|The One-Minute Cure by Madison Cavanaugh|
For anyone plagued by a serious illness, reading The One-Minute Cure may be a godsend, as it inspires hope through the use of oxygen therapy. In 114 short pages, the author outlines a simple method to rid one's body of pathogens, fungi, toxins and bacteria to regain optimal health. Diseases like cancer, diabetes, Alzheimers, AIDS and heart disease are a few of the afflictions that have been cured through the oxygen therapy she espouses.
Oxygen Therapy as a Natural Cure
Oxygen is essential to life, and is therefore the secret to curing all diseases, according to the book. The human body is made up of 70 to 80% water, and since water is composed of one molecule of oxygen for every two molecules of hydrogen, the body contains 62 to 71% oxygen. If the cells are oxygenated, they will enable the body's own immune system to fight all diseases. Cavanaugh claims that "the primary physical cause of all diseases is linked in one way or another to oxygen deficiency." Her thesis is corroborated by holistic Dr. Jerry Lee Hoover N. D., who states on his website 'cancernaturalcure.com' that "a fact worth knowing is that cancer cells cannot live in the presence of oxygen."
Cavanaugh writes that a simple, inexpensive way to oxygenate the body is to ingest it in the form of a common chemical: food-grade hydrogen peroxide (H2O2). While drinking undiluted 35% H2O2 can be harmful or even fatal, it is very beneficial when properly diluted with distilled water. It is extremely important that H2O2 be watered down, and one chapter of the book is entirely devoted to measuring the dosages for specific ailments. Because of the cost of liability insurance, some health food stores won't even stock 35% food-grade H2O2, so consumers may have to purchase it online.
Oftentimes, holistic healing proponents disparage the medical establishment and pharmaceutical industry as roadblocks to true healing. This book is no different except in one key area. Cavanaugh will not profit from her readers buying the natural product as she does not manufacture it. Her only profit resides in the sale of her books. H2O2 is a naturally occurring, non-patentable compound that is affordable and readily available. If anything, widespread use of the substance could potentially wield a mighty blow to the lucrative health industry.
The One-Minute Cure
This brings up another point, which is that Madison Cavanaugh is a pen name, and the reader has to wonder why she wanted to hide her true identity. If H2O2 is such a miracle substance that can be ingested in just one minute, wouldn't she want to take the credit for saying so? Or perhaps it is because she completely plagiarized Dr. David Williams work in chapter four. However, it is no secret that naturopaths are highly criticized by traditional medical practitioners, so this may be the reason why she used a fictitious name. She also mentions 15,000 European doctors who treated over ten million people during the past seventy years, but gives no further documentation. Such a claim should be strengthened with supporting data, and her omission is glaring.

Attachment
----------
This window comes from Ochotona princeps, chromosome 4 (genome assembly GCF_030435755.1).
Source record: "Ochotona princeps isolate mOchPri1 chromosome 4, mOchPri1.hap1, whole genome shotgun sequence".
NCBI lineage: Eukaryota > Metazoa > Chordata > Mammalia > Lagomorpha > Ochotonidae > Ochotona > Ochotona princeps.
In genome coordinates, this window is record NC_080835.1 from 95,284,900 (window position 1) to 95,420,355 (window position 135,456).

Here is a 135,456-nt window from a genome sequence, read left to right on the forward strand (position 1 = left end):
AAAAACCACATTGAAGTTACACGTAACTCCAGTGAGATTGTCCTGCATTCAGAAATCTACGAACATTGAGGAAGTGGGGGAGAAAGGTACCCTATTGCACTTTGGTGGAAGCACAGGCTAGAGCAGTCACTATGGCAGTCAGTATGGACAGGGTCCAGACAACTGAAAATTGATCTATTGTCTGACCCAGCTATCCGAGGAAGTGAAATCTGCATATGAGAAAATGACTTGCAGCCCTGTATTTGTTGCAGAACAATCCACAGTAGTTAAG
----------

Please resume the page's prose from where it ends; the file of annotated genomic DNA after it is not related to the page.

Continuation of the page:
The Appendix then discusses a "missing piece" in getting well, which is avoiding stress. While there is general agreement about the negative effects of stress on the human body, this portion of the book could have been left out, as it thinly disguises the author's personal religious beliefs as fact. Many people may find her preachiness objectionable, particularly Christians, as she discusses spiritual transformation without any mention of one's need for Jesus Christ.
However, the facts about H2O2 are highly compelling and worth taking a look. Ingesting and inhaling adequately diluted hydrogen peroxide will not only avoid the serious complications of pharmaceuticals, surgery, radiation and chemotherapy, it can only benefit the users. Therefore, The One-Minute Cure is an interesting read for anyone seeking relief from health issues, especially terminal illnesses.
Madison Cavanaugh, The One-Minute Cure (Beverly Hills, CA: Think-Outside-The-Book Publishing, Inc., 2008).